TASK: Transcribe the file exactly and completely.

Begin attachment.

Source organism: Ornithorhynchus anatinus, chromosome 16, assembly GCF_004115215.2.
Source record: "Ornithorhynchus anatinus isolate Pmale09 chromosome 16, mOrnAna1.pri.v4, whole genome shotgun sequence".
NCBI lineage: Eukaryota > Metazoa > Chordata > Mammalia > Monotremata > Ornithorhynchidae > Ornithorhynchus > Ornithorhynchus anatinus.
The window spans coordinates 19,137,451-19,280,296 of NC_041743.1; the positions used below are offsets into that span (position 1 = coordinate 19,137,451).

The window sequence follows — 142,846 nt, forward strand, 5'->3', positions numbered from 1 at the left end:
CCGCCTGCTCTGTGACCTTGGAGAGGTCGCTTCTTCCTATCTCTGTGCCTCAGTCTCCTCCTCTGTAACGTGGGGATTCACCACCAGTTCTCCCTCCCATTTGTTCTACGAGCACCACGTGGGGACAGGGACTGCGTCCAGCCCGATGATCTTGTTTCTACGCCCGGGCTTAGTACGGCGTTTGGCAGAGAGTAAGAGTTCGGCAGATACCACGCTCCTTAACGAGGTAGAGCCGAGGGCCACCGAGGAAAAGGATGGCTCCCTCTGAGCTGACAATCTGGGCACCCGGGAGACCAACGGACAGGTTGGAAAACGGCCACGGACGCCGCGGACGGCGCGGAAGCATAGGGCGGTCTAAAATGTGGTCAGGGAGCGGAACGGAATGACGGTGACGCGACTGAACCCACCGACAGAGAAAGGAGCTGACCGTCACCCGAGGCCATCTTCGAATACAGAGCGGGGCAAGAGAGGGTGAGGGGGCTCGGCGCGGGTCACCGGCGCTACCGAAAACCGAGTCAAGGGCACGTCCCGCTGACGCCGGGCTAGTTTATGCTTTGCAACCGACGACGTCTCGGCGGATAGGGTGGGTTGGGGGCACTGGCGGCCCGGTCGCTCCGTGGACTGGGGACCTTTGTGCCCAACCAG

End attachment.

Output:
Source organism: Ornithorhynchus anatinus, chromosome 16, assembly GCF_004115215.2.
Source record: "Ornithorhynchus anatinus isolate Pmale09 chromosome 16, mOrnAna1.pri.v4, whole genome shotgun sequence".
NCBI lineage: Eukaryota > Metazoa > Chordata > Mammalia > Monotremata > Ornithorhynchidae > Ornithorhynchus > Ornithorhynchus anatinus.
The window spans coordinates 19,137,451-19,280,296 of NC_041743.1; the positions used below are offsets into that span (position 1 = coordinate 19,137,451).

The window sequence follows — 142,846 nt, forward strand, 5'->3', positions numbered from 1 at the left end:
CCGCCTGCTCTGTGACCTTGGAGAGGTCGCTTCTTCCTATCTCTGTGCCTCAGTCTCCTCCTCTGTAACGTGGGGATTCACCACCAGTTCTCCCTCCCATTTGTTCTACGAGCACCACGTGGGGACAGGGACTGCGTCCAGCCCGATGATCTTGTTTCTACGCCCGGGCTTAGTACGGCGTTTGGCAGAGAGTAAGAGTTCGGCAGATACCACGCTCCTTAACGAGGTAGAGCCGAGGGCCACCGAGGAAAAGGATGGCTCCCTCTGAGCTGACAATCTGGGCACCCGGGAGACCAACGGACAGGTTGGAAAACGGCCACGGACGCCGCGGACGGCGCGGAAGCATAGGGCGGTCTAAAATGTGGTCAGGGAGCGGAACGGAATGACGGTGACGCGACTGAACCCACCGACAGAGAAAGGAGCTGACCGTCACCCGAGGCCATCTTCGAATACAGAGCGGGGCAAGAGAGGGTGAGGGGGCTCGGCGCGGGTCACCGGCGCTACCGAAAACCGAGTCAAGGGCACGTCCCGCTGACGCCGGGCTAGTTTATGCTTTGCAACCGACGACGTCTCGGCGGATAGGGTGGGTTGGGGGCACTGGCGGCCCGGTCGCTCCGTGGACTGGGGACCTTTGTGCCCAACCAG